Recent developments in European solar energy sector
Many EU member states have passed laws in recent years to encourage solar energy investment. However, solar energy may have become a victim of its own success. According to industry experts, certain subsidies and tariffs may have been overly generous, particularly given the decrease over the past few years in the cost of producing photovoltaic panels. As a result, several European countries – including Bulgaria, the Czech Republic, Greece, Italy, Romania and Spain – are backtracking and modifying their solar energy laws. On the other hand, these changes may contravene applicable bilateral investment treaties or the Energy Charter Treaty, giving rise to claims by investors.
In 2009 the European Union issued a directive setting the goal that by 2020, at least 20% of energy consumed in the European Union shall be from renewable sources.
In conjunction with this directive and the drive towards renewable energy, many EU member states have passed laws to encourage sector investment, including in the solar energy sector.
In particular, many countries offered subsidies or proposed a feed-in tariff system, whereby solar energy investors could sign long-term contracts under which the market operator would commit to purchasing all of the energy that the investor produced at an above-market rate.
As a result of such measures, investment flowed in and many countries witnessed a significant increase in their photovoltaic capacity. For instance, Greece’s photovoltaic capacity increased from 620 megawatts (MW) in 2011 to 2,600MW in September 2013.
According to Intenational Law Office, Italy’s solar energy regulations resulted in an increase in subsidies from €750 million in 2010 to €6.7 billion in 2013. Conversely, investors have invested over €50 billion in the Italian renewable energy sector in the past five years.
Solar energy – a victim of its own success
According to some industry experts, certain subsidies and tariffs may have been overly generous, particularly given the recent decrease in production costs of photovoltaic panels.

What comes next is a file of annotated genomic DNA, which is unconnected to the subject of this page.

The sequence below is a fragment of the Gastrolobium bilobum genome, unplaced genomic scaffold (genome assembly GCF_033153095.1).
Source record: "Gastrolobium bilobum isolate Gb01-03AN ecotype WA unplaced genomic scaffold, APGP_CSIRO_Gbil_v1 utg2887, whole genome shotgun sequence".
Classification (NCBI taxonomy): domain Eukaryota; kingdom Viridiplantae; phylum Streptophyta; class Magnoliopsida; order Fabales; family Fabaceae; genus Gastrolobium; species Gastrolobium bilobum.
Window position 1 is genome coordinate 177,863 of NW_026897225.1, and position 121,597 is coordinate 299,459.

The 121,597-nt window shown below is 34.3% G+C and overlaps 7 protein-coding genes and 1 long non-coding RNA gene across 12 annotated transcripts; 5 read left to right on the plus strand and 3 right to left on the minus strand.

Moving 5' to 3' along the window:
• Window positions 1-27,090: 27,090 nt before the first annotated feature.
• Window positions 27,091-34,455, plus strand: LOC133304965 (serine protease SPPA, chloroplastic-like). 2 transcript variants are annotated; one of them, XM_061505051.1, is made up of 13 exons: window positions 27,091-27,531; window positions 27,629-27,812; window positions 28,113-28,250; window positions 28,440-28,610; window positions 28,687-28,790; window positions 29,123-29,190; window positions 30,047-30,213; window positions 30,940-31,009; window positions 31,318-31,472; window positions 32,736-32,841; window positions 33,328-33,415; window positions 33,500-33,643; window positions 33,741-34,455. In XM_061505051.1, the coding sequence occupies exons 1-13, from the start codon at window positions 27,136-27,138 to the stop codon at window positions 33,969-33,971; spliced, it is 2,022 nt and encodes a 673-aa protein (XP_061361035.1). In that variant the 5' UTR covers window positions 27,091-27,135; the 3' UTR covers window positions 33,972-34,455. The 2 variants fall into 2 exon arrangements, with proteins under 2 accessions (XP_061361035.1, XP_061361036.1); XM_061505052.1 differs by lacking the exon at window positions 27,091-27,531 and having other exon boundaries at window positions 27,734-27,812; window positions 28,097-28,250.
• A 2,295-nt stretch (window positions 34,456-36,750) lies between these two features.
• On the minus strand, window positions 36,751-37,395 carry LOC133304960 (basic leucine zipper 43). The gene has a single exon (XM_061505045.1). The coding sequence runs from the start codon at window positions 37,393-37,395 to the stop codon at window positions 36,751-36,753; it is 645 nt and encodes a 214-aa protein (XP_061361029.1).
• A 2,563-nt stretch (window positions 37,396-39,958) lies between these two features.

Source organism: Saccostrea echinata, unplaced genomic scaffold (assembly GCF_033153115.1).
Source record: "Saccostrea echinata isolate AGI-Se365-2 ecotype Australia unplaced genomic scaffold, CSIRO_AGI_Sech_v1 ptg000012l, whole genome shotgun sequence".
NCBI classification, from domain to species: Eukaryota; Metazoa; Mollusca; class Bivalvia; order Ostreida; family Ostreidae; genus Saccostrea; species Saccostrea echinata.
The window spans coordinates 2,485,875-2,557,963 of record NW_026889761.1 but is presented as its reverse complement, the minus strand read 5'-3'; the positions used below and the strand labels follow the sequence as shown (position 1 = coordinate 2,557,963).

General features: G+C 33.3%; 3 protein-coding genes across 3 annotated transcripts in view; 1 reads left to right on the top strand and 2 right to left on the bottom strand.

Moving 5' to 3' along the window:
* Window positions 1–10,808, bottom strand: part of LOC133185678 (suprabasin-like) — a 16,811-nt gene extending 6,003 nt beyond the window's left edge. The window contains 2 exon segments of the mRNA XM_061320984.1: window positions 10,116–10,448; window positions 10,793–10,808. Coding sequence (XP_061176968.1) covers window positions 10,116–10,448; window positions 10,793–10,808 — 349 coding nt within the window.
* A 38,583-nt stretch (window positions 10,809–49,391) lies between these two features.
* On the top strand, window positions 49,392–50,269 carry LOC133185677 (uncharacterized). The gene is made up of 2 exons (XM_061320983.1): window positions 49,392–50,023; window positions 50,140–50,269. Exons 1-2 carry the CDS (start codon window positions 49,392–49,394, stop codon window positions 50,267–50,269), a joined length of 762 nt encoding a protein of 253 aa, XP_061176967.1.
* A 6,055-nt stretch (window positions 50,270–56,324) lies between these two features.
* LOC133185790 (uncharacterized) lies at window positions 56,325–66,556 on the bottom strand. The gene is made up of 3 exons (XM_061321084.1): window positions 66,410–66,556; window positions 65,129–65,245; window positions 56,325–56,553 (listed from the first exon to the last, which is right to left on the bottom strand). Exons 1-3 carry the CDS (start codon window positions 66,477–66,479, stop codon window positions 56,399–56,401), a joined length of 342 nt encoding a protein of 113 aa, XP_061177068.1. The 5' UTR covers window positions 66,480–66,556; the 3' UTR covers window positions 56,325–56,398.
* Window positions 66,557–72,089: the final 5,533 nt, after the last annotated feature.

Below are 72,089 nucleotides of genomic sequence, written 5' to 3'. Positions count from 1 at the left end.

In early October 2014 the European Commission noted that certain countries faced high electricity tariff deficits. As a result, several European countries have modified or are modifying their solar energy laws. According to one press report, the Italian government indicated that the changes were “necessary to combat the ‘excessive investments’ into the solar and wind energy sectors”.
The recent changes to solar energy laws have often involved fiscal changes and tariff and subsidy cuts. Often, the only alternative to such cuts is to drastically increase the electricity end price for consumers, which governments are reluctant or unable to do.
In Italy, under Law 116 (which came into effect in August 2014), owners of photovoltaic plants with a capacity of over 200 kilowatt-peak were required by November 2014 to choose between partial deferral of the payment of subsidies or a cut in subsidies (the amount of which would depend in part on the capacity of the plant), with a possible extension of their subsidies from 20 to 24 years.
Plant owners will also be required to pay a 5% general system charge to cover the administrative costs of the solar energy measures. The cuts and additional charges took effect in January 2015.
Bulgaria amended its Renewable Energy Act in December 2013 by imposing a 20% fee on income from wind and solar power installations, effective as of January 2014. It also limited the volume of electricity purchased at feed-in tariff rates. Whereas the national electricity company was previously required to purchase the entire volume of electricity produced via renewable energy technology at applicable feed-in tariff rates, it is now required to purchase only an amount specified by the State Energy and Water Regulatory Commission.
Any additional renewable energy produced must be purchased at the price at which the national electric company sells electricity to end suppliers or distribution companies. These measures led to a decrease in investment in the solar energy sector in 2014.
While Bulgaria’s Constitutional Court invalidated the 20% fee in August 2014, the ruling has not had retroactive effect and solar (and wind) energy producers will not be reimbursed payments made since January 2014. The other part of the law that limits the volume that the national electricity company is required to purchase at feed-in tariff rates, remains in force.
On March 30 2014 Greece enacted a law that retroactively cut solar feed-in tariffs by approximately 30%. Under the new measures, solar energy producers were required to contribute approximately 35% of their 2013 income (by issuing a credit invoice) to the market operator within two months of the law’s entry into force. Unless and until the solar energy producer does so, the market operator is not required to compensate that producer for energy produced following the entry into force of the new law.